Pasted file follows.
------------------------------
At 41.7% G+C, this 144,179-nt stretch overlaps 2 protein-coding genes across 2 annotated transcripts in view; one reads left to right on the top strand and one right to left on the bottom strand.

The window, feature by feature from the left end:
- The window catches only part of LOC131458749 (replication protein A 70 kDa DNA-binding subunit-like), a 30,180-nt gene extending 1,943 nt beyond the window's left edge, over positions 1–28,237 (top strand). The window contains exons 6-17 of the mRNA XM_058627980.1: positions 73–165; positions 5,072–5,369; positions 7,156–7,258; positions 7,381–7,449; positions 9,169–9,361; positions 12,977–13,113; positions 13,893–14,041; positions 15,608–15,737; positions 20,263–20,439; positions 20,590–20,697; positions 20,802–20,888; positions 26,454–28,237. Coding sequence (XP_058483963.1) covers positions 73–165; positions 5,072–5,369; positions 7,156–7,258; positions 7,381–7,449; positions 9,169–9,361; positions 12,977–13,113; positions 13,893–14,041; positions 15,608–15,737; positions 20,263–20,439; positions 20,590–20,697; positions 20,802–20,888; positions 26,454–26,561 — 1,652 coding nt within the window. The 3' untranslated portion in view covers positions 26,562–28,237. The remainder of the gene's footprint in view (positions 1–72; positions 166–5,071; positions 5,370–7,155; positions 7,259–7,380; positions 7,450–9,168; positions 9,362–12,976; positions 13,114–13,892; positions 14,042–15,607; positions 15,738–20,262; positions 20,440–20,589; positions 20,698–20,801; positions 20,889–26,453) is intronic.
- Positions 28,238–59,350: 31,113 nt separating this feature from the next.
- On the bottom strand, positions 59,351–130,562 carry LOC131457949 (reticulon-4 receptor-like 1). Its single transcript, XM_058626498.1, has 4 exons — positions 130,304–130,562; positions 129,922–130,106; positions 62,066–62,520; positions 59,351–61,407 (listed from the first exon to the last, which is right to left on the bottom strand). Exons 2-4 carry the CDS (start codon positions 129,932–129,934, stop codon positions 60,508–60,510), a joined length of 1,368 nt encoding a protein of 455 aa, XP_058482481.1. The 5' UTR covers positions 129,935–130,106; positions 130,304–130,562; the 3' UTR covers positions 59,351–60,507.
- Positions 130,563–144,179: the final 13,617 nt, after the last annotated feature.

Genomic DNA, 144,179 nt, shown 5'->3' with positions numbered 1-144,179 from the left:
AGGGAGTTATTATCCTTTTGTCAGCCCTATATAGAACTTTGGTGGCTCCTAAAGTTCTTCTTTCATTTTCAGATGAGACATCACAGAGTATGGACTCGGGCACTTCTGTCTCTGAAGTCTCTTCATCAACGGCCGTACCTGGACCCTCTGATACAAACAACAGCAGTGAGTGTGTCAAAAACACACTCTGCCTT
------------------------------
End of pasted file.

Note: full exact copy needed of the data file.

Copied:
At 41.7% G+C, this 144,179-nt stretch overlaps 2 protein-coding genes across 2 annotated transcripts in view; one reads left to right on the top strand and one right to left on the bottom strand.

The window, feature by feature from the left end:
- The window catches only part of LOC131458749 (replication protein A 70 kDa DNA-binding subunit-like), a 30,180-nt gene extending 1,943 nt beyond the window's left edge, over positions 1–28,237 (top strand). The window contains exons 6-17 of the mRNA XM_058627980.1: positions 73–165; positions 5,072–5,369; positions 7,156–7,258; positions 7,381–7,449; positions 9,169–9,361; positions 12,977–13,113; positions 13,893–14,041; positions 15,608–15,737; positions 20,263–20,439; positions 20,590–20,697; positions 20,802–20,888; positions 26,454–28,237. Coding sequence (XP_058483963.1) covers positions 73–165; positions 5,072–5,369; positions 7,156–7,258; positions 7,381–7,449; positions 9,169–9,361; positions 12,977–13,113; positions 13,893–14,041; positions 15,608–15,737; positions 20,263–20,439; positions 20,590–20,697; positions 20,802–20,888; positions 26,454–26,561 — 1,652 coding nt within the window. The 3' untranslated portion in view covers positions 26,562–28,237. The remainder of the gene's footprint in view (positions 1–72; positions 166–5,071; positions 5,370–7,155; positions 7,259–7,380; positions 7,450–9,168; positions 9,362–12,976; positions 13,114–13,892; positions 14,042–15,607; positions 15,738–20,262; positions 20,440–20,589; positions 20,698–20,801; positions 20,889–26,453) is intronic.
- Positions 28,238–59,350: 31,113 nt separating this feature from the next.
- On the bottom strand, positions 59,351–130,562 carry LOC131457949 (reticulon-4 receptor-like 1). Its single transcript, XM_058626498.1, has 4 exons — positions 130,304–130,562; positions 129,922–130,106; positions 62,066–62,520; positions 59,351–61,407 (listed from the first exon to the last, which is right to left on the bottom strand). Exons 2-4 carry the CDS (start codon positions 129,932–129,934, stop codon positions 60,508–60,510), a joined length of 1,368 nt encoding a protein of 455 aa, XP_058482481.1. The 5' UTR covers positions 129,935–130,106; positions 130,304–130,562; the 3' UTR covers positions 59,351–60,507.
- Positions 130,563–144,179: the final 13,617 nt, after the last annotated feature.

Genomic DNA, 144,179 nt, shown 5'->3' with positions numbered 1-144,179 from the left:
AGGGAGTTATTATCCTTTTGTCAGCCCTATATAGAACTTTGGTGGCTCCTAAAGTTCTTCTTTCATTTTCAGATGAGACATCACAGAGTATGGACTCGGGCACTTCTGTCTCTGAAGTCTCTTCATCAACGGCCGTACCTGGACCCTCTGATACAAACAACAGCAGTGAGTGTGTCAAAAACACACTCTGCCTT